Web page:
In this paper an ancestral karyotype for primates, defining for the first time the ancestral chromosome morphology and the banding patterns, is proposed, and the ancestral syntenic chromosomal segments are identified in the human karyotype. The chromosomal bands that are boundaries of ancestral segments are identified. We have analyzed from data published in the literature 35 different primate species from 19 genera, using the order Scandentia, as well as other published mammalian species as out-groups, and propose an ancestral chromosome number of 2n = 54 for primates, which includes the following chromosomal forms: 1(a+c1), 1(b+c2), 2a, 2b, 3/21, 4, 5, 6, 7a, 7b, 8, 9, 10a, 10b, 11, 12a/22a, 12b/22b, 13, 14/15, 16a, 16b, 17, 18, 19a, 19b, 20 and X and Y. From this analysis, we have been able to point out the human chromosome bands more "prone" to breakage during the evolutionary pathways and/or pathology processes. We have observed that 89.09% of the human chromosome bands, which are boundaries for ancestral chromosome segments, contain common fragile sites and/or intrachromosomal telomeric-like sequences. A more in depth analysis of twelve different human chromosomes has allowed us to determine that 62.16% of the chromosomal bands implicated in inversions and 100% involved in fusions/fissions correspond to fragile sites, intrachromosomal telomeric-like sequences and/or bands significantly affected by X irradiation. In addition, 73% of the bands affected in pathological processes are co-localized in bands where fragile sites, intrachromosomal telomeric-like sequences, bands significantly affected by X irradiation and/or evolutionary chromosomal bands have been described. Our data also support the hypothesis that chromosomal breakages detected in pathological processes are not randomly distributed along the chromosomes, but rather concentrate in those important evolutionary chromosome bands which correspond to fragile sites and/or intrachromosomal telomeric-like sequences. Copyright © 2005 S. Karger AG, Basel.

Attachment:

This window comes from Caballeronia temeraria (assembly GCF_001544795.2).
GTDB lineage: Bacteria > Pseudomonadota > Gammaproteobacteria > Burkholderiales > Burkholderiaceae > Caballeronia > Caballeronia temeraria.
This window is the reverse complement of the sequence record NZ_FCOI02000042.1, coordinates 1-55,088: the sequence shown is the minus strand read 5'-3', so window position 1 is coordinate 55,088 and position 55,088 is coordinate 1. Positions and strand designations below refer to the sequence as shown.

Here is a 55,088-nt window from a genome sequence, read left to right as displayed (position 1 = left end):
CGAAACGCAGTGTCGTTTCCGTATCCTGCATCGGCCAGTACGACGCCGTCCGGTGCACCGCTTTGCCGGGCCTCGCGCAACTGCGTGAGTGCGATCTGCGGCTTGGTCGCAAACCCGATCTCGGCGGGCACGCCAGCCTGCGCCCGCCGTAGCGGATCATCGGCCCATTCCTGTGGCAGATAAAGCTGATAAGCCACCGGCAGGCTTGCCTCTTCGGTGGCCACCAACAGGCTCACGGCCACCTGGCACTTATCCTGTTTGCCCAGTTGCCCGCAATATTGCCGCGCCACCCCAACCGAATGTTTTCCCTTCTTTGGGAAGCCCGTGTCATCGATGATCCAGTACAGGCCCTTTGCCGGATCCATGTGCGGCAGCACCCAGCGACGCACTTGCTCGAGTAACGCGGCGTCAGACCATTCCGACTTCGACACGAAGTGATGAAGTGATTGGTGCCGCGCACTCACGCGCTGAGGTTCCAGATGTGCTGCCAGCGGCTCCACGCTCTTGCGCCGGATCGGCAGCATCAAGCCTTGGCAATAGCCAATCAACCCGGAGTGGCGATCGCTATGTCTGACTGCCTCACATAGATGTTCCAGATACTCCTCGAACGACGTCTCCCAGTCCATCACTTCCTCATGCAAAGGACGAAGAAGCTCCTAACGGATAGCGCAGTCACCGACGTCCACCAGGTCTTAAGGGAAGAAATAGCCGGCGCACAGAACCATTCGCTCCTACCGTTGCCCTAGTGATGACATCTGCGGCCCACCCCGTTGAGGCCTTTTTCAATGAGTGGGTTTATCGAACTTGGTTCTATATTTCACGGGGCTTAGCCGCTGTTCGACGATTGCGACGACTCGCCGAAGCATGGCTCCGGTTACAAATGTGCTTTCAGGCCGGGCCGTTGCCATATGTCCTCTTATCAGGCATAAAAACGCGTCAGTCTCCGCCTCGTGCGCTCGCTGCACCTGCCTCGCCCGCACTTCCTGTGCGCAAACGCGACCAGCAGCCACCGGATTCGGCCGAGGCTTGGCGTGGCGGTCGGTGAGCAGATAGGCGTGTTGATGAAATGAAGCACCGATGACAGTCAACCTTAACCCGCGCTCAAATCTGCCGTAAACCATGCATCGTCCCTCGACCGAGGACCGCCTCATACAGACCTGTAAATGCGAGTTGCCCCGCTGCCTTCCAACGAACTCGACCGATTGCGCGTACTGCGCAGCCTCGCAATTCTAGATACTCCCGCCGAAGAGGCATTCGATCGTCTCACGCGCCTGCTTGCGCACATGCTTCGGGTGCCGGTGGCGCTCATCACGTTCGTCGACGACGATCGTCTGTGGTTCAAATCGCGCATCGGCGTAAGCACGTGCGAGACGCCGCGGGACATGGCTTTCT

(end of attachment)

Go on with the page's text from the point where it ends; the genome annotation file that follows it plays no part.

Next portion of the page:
|Journal||Cytogenetic and Genome Research|
|Publication status||Published - 1 Jan 2005|